Night tsar Amy Lamé hits back at critics and defends her London record

Amy Lamé, outside City Hall
Amy Lamé, outside City Hall

London’s night tsar Amy Lamé has defended her position after critics have questioned whether she has done enough to help London’s night-time economy.

A Sunday Times article took aim at Ms Lamé, whose “globetrotting” role has reportedly seen her travel to cities including Mumbai, Melbourne, Boston, Bologna, and Sydney since she was appointed London’s first night tsar in 2016.

Ms Lamé’s job sees her tasked with “ensuring London thrives as a 24-hour city”.

But during the pandemic, she faced criticism for not helping London nightlife enough, prompting a petition for her to be removed.

The 53-year-old has come under fire from those who feel she does not warrant her salary, which has risen to £116,695.

The Sunday Times highlighted research that showed other cities such as Liverpool and Birmingham - which were also impacted by the pandemic - have reportedly overtaken London in terms of night-time transactions.

But writing in The Independent, Ms Lamé defended her position.

“I was disappointed to read reports in other newspapers questioning the necessity of London having a night tsar, a job that enables me to support and supercharge the capital’s life at night, and one that I have held since 2016,” she wrote.

“Our capital’s world-renowned nightlife is integral to our economic and social life.”

She goes on to say: “There’s no denying that it has faced huge challenges in recent years, due to the ongoing impact of the pandemic, Brexit, the cost of living crisis, rising rents and business rates, and staffing shortages.

“I’ve been working closely with businesses, venues, boroughs and Londoners to support them throughout these challenges, and I’m delighted that London’s hospitality industry sales outpaced the rest of the UK last year.”

She tells how she has worked to boost the city’s night-time economy against a backdrop of the cost-of-living crisis, the pandemic, and anxieties surrounding the safety of clubbing particularly among young women, following a surge in drink-spiking.“During a difficult time for the night-time economy, I’ve helped hundreds of night-time venues keep their doors open – including the likes of Fabric, Ministry of Sound, Egg, G-A-Y and Fire, to name just a handful,” wrote the tsar.

She adds: “I was instrumental in supporting the plans to retain Printworks, an events venue in Rotherhithe that takes its name from the building’s former use, as a permanent cultural space”.

While G-A-Y bar remains open, its affiliated nightclub G-A-Y Late - a much-loved Soho fixture for years - announced in November it was to close indefinitely in December, to widespread dismay.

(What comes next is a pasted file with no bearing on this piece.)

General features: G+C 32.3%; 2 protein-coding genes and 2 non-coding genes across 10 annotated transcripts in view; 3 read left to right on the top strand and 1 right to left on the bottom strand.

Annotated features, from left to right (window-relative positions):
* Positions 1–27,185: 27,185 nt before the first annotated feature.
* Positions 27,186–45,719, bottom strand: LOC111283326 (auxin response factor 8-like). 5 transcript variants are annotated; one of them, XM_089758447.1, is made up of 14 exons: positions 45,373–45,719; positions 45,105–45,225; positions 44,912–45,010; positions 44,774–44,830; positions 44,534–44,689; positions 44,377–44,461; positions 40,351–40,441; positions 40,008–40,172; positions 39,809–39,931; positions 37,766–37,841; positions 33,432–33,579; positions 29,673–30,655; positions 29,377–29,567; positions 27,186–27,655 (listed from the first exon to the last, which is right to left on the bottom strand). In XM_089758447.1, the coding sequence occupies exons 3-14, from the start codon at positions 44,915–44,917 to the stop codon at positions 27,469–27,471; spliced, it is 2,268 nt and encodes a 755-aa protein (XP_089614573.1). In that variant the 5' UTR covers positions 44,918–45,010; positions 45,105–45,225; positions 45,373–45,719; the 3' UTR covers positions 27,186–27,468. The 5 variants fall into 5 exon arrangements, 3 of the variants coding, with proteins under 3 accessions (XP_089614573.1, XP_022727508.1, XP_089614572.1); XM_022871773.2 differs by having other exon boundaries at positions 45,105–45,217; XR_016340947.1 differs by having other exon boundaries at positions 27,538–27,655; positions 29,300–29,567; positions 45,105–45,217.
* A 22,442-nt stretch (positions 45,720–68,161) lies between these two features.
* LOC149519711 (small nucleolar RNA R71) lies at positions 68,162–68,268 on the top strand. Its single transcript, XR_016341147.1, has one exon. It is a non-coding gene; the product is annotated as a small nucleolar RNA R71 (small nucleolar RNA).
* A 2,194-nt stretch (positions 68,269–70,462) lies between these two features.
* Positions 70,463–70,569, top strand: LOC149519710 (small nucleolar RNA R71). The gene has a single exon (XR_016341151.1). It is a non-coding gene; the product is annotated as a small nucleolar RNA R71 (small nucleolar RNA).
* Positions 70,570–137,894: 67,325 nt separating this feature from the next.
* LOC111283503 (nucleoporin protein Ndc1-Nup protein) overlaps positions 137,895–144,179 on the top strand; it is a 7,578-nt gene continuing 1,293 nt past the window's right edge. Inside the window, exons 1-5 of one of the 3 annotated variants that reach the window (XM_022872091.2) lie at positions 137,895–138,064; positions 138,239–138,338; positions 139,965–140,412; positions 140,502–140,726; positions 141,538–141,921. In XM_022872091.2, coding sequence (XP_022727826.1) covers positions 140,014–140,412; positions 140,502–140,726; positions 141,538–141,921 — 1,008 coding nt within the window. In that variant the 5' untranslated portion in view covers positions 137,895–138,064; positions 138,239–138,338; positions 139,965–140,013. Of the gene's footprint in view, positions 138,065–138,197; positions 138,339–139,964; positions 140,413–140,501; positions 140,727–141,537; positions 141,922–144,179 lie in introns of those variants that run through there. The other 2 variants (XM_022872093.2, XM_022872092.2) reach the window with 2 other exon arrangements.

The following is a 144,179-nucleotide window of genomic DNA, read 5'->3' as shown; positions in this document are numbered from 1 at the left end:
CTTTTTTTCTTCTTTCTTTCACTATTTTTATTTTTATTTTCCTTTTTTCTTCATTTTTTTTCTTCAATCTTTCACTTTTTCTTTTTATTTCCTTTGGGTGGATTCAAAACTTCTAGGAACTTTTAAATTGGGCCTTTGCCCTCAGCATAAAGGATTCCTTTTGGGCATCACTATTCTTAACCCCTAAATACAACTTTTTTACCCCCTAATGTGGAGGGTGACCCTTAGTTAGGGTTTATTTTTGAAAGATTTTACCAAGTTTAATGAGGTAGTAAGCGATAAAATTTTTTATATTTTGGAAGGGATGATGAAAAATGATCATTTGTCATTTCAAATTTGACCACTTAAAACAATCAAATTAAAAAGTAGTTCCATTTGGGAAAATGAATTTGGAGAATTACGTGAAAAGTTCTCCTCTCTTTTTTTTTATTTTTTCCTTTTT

Printworks, the 6,000 capacity nightspot which opened in 2017 in the former Evening Standard printing works, closed earlier last year as part of a £3.5 billion redevelopment of the site. It is due to eventually reopen on the site - but not until 2026.

Ms Lamé was appointed London’s first night czar in 2016. She also works as a DJ on BBC Radio 6 Music at weekends.

The Spectator magazine reported last January that she had had her pay packet increased by around 40 per cent in the space of a year, to around £120,000. The mayor’s office explained the rise, which happened in two increments in the space of seven months, by saying Lamé has gone up two pay grades to £116,925 - where it remains.

Regarding Ms Lamé’s travels abroad, Peter Fortune, the Conservative London Assembly member for Bexley and Bromley, told the Sunday Times: “I’m not adverse to the mayor and his team travelling to other cities to promote us.

“But I want to see outcomes as a result of those trips. What’s happened as a result of Australia, of Bologna? Where’s the bang for the buck?”

City Hall on Sunday defended Ms Lame’s travel, which it said helped “learn from other cities, build partnerships and demonstrate how London is leading the world with our approach to supporting all aspects of life at night”.

The overseas trips are understood to be funded by donations, and not the taxpayer.

A City Hall spokesperson told the Sunday Times: “The Night Tsar’s work includes standing up for the 1.3 million Londoners who work evenings and nights to ensure better pay and conditions, protecting hundreds of venues and helping many new ones to open, and creating the groundbreaking Night Time Enterprise Zone programme to boost the capital’s high streets.

“Amy is helping to put women’s safety at the heart of more than 2,100 organisations, making licensing easier to navigate, and supporting boroughs to develop nighttime strategies to plan better for all aspects of life at night.”